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Multi-wavelength Raman lidar, sunphotometric and aircraft measurements in combination with inversion models for the estimation of the aerosol optical and physico-chemical properties over Athens, Greece

DOI: 10.5194/amtd-5-589-2012

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Abstract:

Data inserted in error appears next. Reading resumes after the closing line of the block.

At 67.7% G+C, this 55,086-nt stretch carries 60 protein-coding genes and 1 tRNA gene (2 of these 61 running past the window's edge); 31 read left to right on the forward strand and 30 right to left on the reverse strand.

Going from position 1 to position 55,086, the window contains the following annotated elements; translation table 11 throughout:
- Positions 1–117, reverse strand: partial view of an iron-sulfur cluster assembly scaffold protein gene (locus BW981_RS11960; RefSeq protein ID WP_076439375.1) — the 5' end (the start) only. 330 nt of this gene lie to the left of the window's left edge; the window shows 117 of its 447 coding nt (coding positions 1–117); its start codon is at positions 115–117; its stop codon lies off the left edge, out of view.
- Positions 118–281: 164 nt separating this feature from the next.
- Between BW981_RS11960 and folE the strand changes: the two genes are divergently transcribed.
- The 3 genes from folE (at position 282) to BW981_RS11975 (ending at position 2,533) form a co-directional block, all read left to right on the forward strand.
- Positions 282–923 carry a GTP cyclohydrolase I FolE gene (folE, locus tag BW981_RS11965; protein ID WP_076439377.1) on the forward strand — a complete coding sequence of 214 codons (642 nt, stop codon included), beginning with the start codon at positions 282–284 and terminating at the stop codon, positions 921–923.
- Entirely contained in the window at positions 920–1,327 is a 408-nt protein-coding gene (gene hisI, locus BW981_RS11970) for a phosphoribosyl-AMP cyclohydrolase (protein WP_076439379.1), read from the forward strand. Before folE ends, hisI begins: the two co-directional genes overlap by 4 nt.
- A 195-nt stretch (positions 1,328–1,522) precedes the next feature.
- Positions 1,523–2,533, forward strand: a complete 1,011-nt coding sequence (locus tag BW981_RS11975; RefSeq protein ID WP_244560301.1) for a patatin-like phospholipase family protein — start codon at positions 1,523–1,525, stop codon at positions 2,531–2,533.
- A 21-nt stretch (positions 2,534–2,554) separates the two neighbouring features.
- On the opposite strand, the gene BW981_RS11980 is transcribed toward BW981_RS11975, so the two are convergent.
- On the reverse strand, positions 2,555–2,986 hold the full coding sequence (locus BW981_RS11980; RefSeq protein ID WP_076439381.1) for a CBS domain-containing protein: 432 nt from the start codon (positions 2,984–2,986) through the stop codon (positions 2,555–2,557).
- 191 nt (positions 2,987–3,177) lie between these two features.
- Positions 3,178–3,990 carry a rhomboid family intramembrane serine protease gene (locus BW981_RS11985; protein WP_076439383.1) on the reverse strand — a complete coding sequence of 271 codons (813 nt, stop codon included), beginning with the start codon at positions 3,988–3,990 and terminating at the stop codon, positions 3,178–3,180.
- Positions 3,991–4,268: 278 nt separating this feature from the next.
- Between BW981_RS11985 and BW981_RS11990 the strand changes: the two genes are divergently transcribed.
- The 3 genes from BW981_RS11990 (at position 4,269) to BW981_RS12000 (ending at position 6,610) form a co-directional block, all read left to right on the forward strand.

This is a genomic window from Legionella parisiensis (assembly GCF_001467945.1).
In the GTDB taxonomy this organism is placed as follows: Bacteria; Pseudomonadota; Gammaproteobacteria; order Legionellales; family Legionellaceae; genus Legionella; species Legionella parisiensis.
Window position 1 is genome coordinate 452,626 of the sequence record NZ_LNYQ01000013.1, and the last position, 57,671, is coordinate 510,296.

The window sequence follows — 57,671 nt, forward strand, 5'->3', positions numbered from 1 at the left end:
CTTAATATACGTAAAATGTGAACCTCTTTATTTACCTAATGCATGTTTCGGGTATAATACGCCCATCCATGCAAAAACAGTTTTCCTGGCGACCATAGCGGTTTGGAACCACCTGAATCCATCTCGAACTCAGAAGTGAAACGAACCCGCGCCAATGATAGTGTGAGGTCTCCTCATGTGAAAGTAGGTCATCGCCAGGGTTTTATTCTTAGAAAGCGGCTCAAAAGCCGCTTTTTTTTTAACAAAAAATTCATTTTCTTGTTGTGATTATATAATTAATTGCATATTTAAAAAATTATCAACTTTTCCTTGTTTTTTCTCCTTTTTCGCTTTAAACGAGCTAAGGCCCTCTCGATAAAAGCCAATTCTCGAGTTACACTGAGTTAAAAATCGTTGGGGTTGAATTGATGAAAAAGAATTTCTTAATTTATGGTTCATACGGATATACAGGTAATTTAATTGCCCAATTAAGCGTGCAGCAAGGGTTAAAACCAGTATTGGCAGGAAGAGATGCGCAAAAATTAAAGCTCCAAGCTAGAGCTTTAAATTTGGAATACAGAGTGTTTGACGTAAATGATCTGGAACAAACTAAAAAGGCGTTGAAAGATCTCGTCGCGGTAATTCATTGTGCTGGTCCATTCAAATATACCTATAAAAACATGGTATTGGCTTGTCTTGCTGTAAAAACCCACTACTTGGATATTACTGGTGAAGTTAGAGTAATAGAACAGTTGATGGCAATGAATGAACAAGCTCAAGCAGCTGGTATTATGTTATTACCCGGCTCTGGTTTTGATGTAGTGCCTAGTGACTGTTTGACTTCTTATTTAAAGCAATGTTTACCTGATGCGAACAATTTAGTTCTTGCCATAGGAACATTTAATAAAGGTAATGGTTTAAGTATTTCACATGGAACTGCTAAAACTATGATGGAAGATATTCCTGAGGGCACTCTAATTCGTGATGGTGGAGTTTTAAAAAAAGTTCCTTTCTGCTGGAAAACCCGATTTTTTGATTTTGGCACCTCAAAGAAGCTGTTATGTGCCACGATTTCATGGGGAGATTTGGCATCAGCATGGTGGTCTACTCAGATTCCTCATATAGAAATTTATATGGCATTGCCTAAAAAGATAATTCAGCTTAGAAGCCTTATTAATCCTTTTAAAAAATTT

A novel procedure has been developed to retrieve, simultaneously, the optical, microphysical and chemical properties of tropospheric aerosols with a multi-wavelength Raman lidar system in the troposphere over an urban site (Athens, Greece: 37.9° N, 23.6° E, 200 m a.s.l.) using data obtained during the European Space Agency (ESA) THERMOPOLIS project which took place between 15–31 July 2009 over the Greater Athens Area (GAA). We selected to apply our procedure for a case study of intense aerosol layers occurred on 20–21 July 2009. The National Technical University of Athens (NTUA) EOLE 6-wavelength Raman lidar system has been used to provide the vertical profiles of the optical properties of aerosols (extinction and backscatter coefficients, lidar ratio) and the water vapor mixing ratio. An inversion algorithm was used to derive the mean aerosol microphysical properties (mean effective radius – reff), single-scattering albedo (ω) and mean complex refractive index (m) at selected heights in the 2–3 km height region. We found that reff was 0.3–0.4 μm, ω at 532 nm ranged from 0.63 to 0.88 and m ranged from 1.45 + 0.015i to 1.56 + 0.05i, in good accordance with in situ aircraft measurements. The final data set of the aerosol microphysical properties along with the water vapor and temperature profiles were incorporated into the ISORROPIA model to infer an in situ aerosol composition consistent with the retrieved m and ω values. The retrieved aerosol chemical composition in the 2–3 km height region gave a variable range of sulfate (0–60%) and organic carbon (OC) content (0–50%), although the OC content increased (up to 50%) and the sulfate content dropped (up to 30%) around 3 km height; in connection with the retrieved low ω value (0.63), indicates the presence of absorbing biomass burning smoke mixed with urban haze. Finally, the retrieved aerosol microphysical properties were compared with column-integrated sunphotometer data.

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